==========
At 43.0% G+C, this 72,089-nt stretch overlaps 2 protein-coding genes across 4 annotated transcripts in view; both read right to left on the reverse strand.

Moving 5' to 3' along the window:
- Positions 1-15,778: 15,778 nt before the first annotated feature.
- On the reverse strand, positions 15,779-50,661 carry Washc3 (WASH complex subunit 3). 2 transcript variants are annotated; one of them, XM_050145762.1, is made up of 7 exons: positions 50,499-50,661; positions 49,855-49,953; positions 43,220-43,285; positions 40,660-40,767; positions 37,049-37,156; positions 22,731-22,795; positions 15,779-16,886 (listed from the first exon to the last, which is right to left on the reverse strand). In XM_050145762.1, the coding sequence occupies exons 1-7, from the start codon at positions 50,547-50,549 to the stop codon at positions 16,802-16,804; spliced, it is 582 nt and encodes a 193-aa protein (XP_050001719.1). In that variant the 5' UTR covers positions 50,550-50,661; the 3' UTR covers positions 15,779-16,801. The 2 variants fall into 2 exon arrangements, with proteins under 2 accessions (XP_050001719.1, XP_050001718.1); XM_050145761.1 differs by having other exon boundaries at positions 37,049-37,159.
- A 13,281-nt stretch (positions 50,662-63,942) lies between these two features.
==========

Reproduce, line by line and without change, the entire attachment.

At 43.0% G+C, this 72,089-nt stretch overlaps 2 protein-coding genes across 4 annotated transcripts in view; both read right to left on the reverse strand.

Moving 5' to 3' along the window:
- Positions 1-15,778: 15,778 nt before the first annotated feature.
- On the reverse strand, positions 15,779-50,661 carry Washc3 (WASH complex subunit 3). 2 transcript variants are annotated; one of them, XM_050145762.1, is made up of 7 exons: positions 50,499-50,661; positions 49,855-49,953; positions 43,220-43,285; positions 40,660-40,767; positions 37,049-37,156; positions 22,731-22,795; positions 15,779-16,886 (listed from the first exon to the last, which is right to left on the reverse strand). In XM_050145762.1, the coding sequence occupies exons 1-7, from the start codon at positions 50,547-50,549 to the stop codon at positions 16,802-16,804; spliced, it is 582 nt and encodes a 193-aa protein (XP_050001719.1). In that variant the 5' UTR covers positions 50,550-50,661; the 3' UTR covers positions 15,779-16,801. The 2 variants fall into 2 exon arrangements, with proteins under 2 accessions (XP_050001719.1, XP_050001718.1); XM_050145761.1 differs by having other exon boundaries at positions 37,049-37,159.
- A 13,281-nt stretch (positions 50,662-63,942) lies between these two features.